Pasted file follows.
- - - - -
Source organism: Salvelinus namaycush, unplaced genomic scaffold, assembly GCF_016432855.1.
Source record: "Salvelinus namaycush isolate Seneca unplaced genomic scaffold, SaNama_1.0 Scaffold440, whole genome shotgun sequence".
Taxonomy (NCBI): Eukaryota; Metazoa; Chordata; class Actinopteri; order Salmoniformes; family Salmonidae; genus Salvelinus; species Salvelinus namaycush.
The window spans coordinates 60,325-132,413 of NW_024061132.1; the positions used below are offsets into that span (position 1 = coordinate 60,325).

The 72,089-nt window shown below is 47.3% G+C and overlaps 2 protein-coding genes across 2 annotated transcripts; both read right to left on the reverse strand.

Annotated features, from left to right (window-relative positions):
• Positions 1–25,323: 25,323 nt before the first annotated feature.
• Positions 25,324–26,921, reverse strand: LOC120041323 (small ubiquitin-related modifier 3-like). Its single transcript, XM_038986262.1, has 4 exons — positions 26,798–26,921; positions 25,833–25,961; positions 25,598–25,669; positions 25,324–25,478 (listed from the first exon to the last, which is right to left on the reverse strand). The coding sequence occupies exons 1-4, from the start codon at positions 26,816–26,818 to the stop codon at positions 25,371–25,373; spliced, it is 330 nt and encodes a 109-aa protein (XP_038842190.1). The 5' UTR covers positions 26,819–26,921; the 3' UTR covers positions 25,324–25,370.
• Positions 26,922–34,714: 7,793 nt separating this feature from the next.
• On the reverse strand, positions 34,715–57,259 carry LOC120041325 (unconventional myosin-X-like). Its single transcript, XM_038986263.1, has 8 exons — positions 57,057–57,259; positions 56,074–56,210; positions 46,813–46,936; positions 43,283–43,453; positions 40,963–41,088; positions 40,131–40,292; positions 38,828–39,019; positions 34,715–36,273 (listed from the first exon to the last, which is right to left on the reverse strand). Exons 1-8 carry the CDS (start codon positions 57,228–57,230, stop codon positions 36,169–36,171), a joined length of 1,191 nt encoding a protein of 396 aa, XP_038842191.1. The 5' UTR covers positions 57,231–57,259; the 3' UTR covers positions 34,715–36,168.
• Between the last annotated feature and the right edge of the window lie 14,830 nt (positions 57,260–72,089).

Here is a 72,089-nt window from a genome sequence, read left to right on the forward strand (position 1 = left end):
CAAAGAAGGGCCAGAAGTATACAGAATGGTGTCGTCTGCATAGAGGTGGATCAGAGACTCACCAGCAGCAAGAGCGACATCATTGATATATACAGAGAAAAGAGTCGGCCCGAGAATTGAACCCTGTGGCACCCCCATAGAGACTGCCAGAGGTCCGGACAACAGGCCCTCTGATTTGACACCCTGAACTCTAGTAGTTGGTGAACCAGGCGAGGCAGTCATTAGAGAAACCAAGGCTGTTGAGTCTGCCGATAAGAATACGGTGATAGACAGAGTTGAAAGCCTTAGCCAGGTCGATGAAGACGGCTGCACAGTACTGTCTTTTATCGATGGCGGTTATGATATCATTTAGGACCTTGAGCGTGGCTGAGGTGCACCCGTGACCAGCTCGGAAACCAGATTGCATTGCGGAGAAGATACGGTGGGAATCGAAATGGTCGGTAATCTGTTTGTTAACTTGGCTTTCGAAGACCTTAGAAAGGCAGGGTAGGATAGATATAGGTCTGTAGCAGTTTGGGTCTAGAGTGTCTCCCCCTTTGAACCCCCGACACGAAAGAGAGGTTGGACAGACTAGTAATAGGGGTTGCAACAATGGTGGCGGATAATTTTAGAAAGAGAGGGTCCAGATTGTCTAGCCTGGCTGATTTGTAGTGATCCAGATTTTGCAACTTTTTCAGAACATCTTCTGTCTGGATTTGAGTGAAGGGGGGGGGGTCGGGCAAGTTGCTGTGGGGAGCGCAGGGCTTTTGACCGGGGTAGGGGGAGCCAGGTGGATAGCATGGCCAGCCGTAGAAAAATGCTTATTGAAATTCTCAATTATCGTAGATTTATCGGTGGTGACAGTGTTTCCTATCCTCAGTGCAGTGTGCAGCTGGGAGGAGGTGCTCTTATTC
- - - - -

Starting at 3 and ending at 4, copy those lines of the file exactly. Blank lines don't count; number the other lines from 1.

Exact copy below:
Taxonomy (NCBI): Eukaryota; Metazoa; Chordata; class Actinopteri; order Salmoniformes; family Salmonidae; genus Salvelinus; species Salvelinus namaycush.
The window spans coordinates 60,325-132,413 of NW_024061132.1; the positions used below are offsets into that span (position 1 = coordinate 60,325).